Earl Sweatshirt has been getting progressively weirder and less accessible over the years. On this last album I Don’t Like Shit, I Don’t Go Outside, he did away with hooks and resorted instead to poetic depressed rambling over gritty and dark beats.
Now on his latest album, he’s groaning out each bar like it pains him, barely trying to stay on beat. Not that it's easy to rap over these beats – they’re so glitchy and jittery that they barely follow a rhythm in some cases, often sounding like a scratched CD. Every track begins and ends abruptly, lasting little more than a minute and made up of a single verse. The result is an album of hookless, grooveless, directionless rough cuts that can barely be classed as songs.
The first time I listened to this album I hated it. Even though I loved the lead singles ‘Nowhere2go’ and ‘The Mint’ for their weirdness, a whole album of abstract tunes was too much. It felt like trying to scale a concrete wall with nothing to grip onto.
Fortunately, this is the type of album that proves you need to give things a second chance sometimes. After listening to this again, I actually enjoyed it. As the rough samples and off-kilter rhythms become more familiar, it becomes easier to digest and you can start to lose yourself in the atmosphere of the album. In fact, it adds to the lyrical theme of the album, which sees Earl confronting feelings of being lost and muddled as he sinks worryingly deeper into a black hole of depression. Similarly, Earl’s loose and monotone flow helps to add to the feeling of being lost of muddled – were he sounding tight and energetic it wouldn’t have nearly the same impact.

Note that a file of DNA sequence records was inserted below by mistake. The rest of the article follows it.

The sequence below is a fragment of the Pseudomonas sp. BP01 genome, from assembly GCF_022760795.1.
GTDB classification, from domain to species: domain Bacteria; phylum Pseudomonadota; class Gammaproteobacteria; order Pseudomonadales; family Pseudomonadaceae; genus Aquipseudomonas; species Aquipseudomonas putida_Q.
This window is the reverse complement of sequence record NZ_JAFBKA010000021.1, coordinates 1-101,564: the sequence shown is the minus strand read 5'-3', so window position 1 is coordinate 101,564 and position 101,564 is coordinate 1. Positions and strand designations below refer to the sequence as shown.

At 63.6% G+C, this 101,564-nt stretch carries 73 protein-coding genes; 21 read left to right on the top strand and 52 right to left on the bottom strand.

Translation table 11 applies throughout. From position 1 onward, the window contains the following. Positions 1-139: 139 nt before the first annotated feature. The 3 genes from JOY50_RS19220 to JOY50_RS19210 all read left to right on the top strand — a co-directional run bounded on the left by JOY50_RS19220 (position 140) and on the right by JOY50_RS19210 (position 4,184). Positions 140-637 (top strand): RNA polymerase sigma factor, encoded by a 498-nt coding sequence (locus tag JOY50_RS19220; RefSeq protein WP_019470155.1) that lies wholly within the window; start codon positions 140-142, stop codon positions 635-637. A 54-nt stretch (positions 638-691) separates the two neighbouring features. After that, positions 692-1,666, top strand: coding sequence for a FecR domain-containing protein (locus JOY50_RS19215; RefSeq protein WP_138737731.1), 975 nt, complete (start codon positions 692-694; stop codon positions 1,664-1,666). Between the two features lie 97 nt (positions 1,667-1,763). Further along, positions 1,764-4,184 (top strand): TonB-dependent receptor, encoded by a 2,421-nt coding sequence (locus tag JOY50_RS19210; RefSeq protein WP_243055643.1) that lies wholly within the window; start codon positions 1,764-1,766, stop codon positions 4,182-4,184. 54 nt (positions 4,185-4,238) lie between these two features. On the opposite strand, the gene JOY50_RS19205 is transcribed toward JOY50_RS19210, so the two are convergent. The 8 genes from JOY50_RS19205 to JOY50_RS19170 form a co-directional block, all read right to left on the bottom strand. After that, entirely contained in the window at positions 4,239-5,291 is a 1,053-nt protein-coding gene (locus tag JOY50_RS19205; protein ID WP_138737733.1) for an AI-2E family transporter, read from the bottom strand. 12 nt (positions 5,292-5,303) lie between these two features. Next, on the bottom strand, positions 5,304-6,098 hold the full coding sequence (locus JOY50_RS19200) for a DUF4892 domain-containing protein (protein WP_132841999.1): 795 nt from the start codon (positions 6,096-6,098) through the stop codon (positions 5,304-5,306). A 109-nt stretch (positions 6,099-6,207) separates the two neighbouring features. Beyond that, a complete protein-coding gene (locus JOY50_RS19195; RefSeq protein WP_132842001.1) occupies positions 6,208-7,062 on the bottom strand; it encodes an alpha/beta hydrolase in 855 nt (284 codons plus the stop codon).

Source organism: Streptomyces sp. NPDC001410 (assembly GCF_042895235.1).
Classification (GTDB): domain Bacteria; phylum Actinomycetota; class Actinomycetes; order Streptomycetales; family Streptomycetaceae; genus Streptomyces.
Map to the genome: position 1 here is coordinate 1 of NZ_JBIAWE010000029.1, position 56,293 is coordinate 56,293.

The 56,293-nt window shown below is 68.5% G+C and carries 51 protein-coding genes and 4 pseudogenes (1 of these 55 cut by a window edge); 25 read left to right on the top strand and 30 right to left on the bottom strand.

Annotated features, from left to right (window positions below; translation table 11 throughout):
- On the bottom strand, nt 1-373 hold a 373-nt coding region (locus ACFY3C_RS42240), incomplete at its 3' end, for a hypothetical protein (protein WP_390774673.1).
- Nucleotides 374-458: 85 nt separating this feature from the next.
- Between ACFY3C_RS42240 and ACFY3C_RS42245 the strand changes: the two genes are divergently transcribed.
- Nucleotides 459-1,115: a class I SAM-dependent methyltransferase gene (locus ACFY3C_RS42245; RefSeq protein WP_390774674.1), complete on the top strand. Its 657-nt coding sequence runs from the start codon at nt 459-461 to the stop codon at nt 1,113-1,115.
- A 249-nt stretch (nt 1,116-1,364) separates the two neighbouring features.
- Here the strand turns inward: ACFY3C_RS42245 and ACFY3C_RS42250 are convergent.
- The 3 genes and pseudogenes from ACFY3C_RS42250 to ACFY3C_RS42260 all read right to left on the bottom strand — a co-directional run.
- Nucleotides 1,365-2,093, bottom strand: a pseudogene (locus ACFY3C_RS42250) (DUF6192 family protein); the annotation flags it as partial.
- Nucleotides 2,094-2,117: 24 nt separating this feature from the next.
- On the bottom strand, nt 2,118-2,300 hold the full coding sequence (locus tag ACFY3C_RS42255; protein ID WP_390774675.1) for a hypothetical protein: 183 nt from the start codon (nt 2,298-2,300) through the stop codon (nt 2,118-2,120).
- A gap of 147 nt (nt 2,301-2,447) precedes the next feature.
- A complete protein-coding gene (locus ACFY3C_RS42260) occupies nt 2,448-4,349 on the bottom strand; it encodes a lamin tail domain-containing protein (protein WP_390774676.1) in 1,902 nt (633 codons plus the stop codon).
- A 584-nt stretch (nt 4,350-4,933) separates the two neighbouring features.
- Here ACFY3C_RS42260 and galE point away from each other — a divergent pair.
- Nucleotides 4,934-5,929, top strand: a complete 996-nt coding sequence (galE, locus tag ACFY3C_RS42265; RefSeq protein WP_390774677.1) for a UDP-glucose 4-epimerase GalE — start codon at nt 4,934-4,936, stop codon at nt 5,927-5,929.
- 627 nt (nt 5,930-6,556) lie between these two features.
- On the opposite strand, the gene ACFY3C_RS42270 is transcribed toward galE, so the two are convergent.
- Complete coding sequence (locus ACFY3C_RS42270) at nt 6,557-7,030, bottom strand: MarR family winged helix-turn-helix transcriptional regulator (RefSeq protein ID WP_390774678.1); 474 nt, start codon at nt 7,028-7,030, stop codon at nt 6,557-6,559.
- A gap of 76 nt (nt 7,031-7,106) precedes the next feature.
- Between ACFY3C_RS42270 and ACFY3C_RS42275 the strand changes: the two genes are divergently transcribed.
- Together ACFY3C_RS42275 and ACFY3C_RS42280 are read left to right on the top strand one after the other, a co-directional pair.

I’ve since grown to love even the woozier and more disjointed cuts such as ‘Loosie’ and ‘Red Water’. I think ‘Peanut’ may still be a little over my threshold, but otherwise I no longer mind the lack of conventional songs. There’s a hypnotic way in which they all feed into each other that gives these jarring tracks a sense of harmony. The short length of the tracks (and the short length of the album overall) also helps. Not only does it make it easier to give this record repeat listens, but it gives this album a fast pace that counteracts Earl’s slow delivery.
Towards the end of the album, there’s also a lot of personal meaning to the tracks. ‘Playing Possum’ sees him including recordings of his mother and father talking, weaving them together as if having a conversation with each other. ‘Riot!’ meanwhile features a snippet from a song recorded by his father’s friend – perhaps a tribute to his father who recently passed away. This helps to give a sense of what might be the source of Earl’s depression, even if he never goes explicitly into detail about it.
All in all, this album is certainly rough around the edges – so rough that listening to it the first time practically gave me splinters. But this itself helps to portray Earl’s mental state. Whilst I still love a song with a catchy hook and a nice groove, this is the type of the album that doesn’t benefit from conventional songs. An album simply need to be a body of work, and how that body of work sounds on the whole is what matters.